Some rain, more rain and some more more rain and the hail one afternoon in Siena. O sole mio, dov’e sei? Otherwise, lots of fun, good food, chianti, lots of art and medieval history 🙂 So besides the sun that I haven’t found, Tuscany is best known for its rolling hills, which are populated by […]
London attracted over 16 million international visitors in 2014, myself included, making it the world’s most visited city.
Settling my company in this city makes me visiting it quiet often, so every time I try to visit something new and discover more! I usually take the Eurostar train from Brussels under the famous canal La Manche and Viola! – in 2 hours I am in London, baby!
I usually start with shopping in Oxford street and around – Europe’s favourite shopping area, in the City of Westminster. The road was originally a Roman road, but later in middle ages known as Tyburn Road where prisoners from Newgate Prison would be transported towards a public hanging. It became known as Oxford Street in the 18th century changing its character into commercial and retail purposes by the late 19th century, also attracting street traders, confidence tricksters and prostitution.
London was founded by the Romans, who named it Londinium after which Anglo-Saxon settlement started to grow until the fall of Roman Empire and Vikings invasion. By the 11th century, London was beyond all comparison one of the largest towns in Europe and Westminster Abbey, rebuilt in the Romanesque style by King Edward the Confessor, was one of the grandest churches in Europe. Later, mainly the Gothic abbey church became cathedral as most notable religious buildings and the traditional place of coronation and burial site for English and, later, British monarchs. When I entered the abbey, I was absolutely astonished with the architecture, but also the tradition and longtime history of England. Whenever I stepped or looked, there was a grave of some english king or queen or memorial to the poet or discoverer.
In the cloisters of the church, I found the oldest door of Britain! Nearly a thousand years old the oak trees growing in the forest outside London a thousand years ago and the door itself was probably constructed and put in place about 1050 when Edward the Confessor built Westminster Abbey next to his palace at Westminster.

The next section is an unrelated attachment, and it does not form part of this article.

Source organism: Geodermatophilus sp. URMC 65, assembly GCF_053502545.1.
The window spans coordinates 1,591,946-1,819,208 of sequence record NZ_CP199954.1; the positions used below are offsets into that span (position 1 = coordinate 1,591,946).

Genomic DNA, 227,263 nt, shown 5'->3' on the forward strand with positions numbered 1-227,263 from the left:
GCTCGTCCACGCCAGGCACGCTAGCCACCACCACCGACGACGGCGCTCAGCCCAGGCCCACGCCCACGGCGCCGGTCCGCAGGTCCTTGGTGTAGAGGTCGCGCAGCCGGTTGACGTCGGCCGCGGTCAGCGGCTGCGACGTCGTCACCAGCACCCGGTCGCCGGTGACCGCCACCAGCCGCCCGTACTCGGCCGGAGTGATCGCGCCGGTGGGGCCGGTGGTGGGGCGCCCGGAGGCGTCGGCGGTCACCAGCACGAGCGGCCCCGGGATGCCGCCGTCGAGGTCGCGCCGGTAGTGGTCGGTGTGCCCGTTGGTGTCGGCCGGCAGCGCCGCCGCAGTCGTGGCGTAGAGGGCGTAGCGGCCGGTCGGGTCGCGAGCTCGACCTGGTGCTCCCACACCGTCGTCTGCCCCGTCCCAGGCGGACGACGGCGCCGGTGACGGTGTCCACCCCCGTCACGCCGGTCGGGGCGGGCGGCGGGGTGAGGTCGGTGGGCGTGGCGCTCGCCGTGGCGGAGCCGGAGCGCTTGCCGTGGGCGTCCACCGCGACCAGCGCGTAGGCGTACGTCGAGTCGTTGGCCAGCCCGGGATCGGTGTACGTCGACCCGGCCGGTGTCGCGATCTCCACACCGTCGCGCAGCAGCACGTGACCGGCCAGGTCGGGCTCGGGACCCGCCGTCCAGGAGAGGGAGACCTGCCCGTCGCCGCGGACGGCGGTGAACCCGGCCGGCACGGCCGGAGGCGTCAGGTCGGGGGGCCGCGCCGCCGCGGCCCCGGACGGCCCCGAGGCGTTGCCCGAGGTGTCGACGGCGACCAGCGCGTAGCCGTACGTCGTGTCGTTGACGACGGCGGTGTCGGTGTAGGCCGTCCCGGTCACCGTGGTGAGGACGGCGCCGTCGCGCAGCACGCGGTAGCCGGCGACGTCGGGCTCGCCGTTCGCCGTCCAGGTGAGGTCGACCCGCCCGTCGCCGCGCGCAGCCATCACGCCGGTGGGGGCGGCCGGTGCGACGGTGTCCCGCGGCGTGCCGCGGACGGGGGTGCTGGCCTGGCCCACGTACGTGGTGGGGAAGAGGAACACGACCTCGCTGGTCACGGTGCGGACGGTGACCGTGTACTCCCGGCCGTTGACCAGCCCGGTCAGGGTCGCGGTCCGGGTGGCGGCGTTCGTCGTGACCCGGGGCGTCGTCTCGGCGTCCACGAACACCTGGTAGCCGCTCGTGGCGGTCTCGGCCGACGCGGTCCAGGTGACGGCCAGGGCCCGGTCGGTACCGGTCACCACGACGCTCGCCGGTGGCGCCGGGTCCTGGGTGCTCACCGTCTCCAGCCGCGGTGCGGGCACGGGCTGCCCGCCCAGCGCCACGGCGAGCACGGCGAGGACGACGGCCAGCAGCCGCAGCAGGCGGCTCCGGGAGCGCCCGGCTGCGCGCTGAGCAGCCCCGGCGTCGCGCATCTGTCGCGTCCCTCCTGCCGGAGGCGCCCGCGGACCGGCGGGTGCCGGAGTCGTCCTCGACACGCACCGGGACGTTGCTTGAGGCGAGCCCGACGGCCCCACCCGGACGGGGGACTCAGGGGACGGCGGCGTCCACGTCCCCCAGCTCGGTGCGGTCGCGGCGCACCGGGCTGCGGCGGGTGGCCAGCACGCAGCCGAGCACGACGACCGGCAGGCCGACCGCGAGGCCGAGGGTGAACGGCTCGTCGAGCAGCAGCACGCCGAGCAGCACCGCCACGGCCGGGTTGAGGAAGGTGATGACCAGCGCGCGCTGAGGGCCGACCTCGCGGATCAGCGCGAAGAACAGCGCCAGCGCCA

The Palace of Westminster is today the Parliament of the United Kingdom – ‘heart of British politics’. It was built on the site of river Thames in the 11th century as the primary residence of the Kings of England, strategically important during the Middle Ages. In 1855, it was added ”the prince of timekeepers”: the biggest, most accurate clock in the world – Big Ben.
On the river Thames is located the Tower of London as well, a historic castle founded towards the end of 1066 as part of the Norman Conquest of England. The construction was started by William the Conqueror and later expanded by Richard the Lionheart, Henry III, and Edward I in the 12th and 13th centuries. Under the Tudors, the Tower became used less as a royal residence and more as place of artillery and prison. In one of the towers, the ravens are having their nests. It is said if all the ravens ever leave the tower then the British crown and British kingdom will fall.
Very next to the Tower is the Tower Bridge: a masterpiece of 19 century architecture with its hydraulic system.
Now when I crossed the river, I could take some walk through the Jubilee Gardens on the South Bank where is also a modern but already very popular tourist attraction: the London Eye, a giant observation wheel 135 meter tall structure, built as part of London’s millennium celebrations.
Continuing to the north, on my way was The Globe theater, an Elizabethan playhouse built for the pays of famous write William Shakespeare, in 16 century.
Close by is my favourite bar with traditional fish and chips dish. So I gave myself a break and ordered like a local. 🙂
The next day was the day reserved for museums. As it was the first Sunday in month, most of the museums were free. So I went to Trafalgar Square – the square that commemorates the Battle of Trafalgar, a British naval victory in the Napoleonic Wars. In the center is Admiral Nelson’s column. The British Museum, National Gallery and National Portraits Gallery are just there. Btw, I almost died at Trafalgar square, crossing the street on a green light when the ambulance came out of nowhere, actually behind the doubledecker that stopped on the pedestrian crossing (so I was not able to see it coming). The bus driver was honking, the people on the opposite side of the street were waving when I started to cross the street… and the ambulance suddenly passed by furiously in front of me. Ooops!
Although I have been twice to British Museum and saw its offers and pride, my favourites goes to National Gallery of Portraits with all the royal and aristocracy portraits of their times. Seems like they are real and all my characters from historical novels that I read about became vivid. My imagination gets crazy and I get goosebumps.
From Trafalgar square I continued through Pall Mall Avenue, decorated with British flags that leads to the Buckingham Palace where the Queen Elisabeth ll and the royal family live.
My favourite site in London is this World War ll monument dedicated to the women that carried the burden of war by themselves working what is called ‘a men’s job’ and often not being appreciated for it.
I finished the day at Wembley stadium and dinner there. The daylight was slowly coming to its end and the building started to glow somehow, so I couldn’t resist to seize the moment and take the photo! My mother says it is a true postcard of London.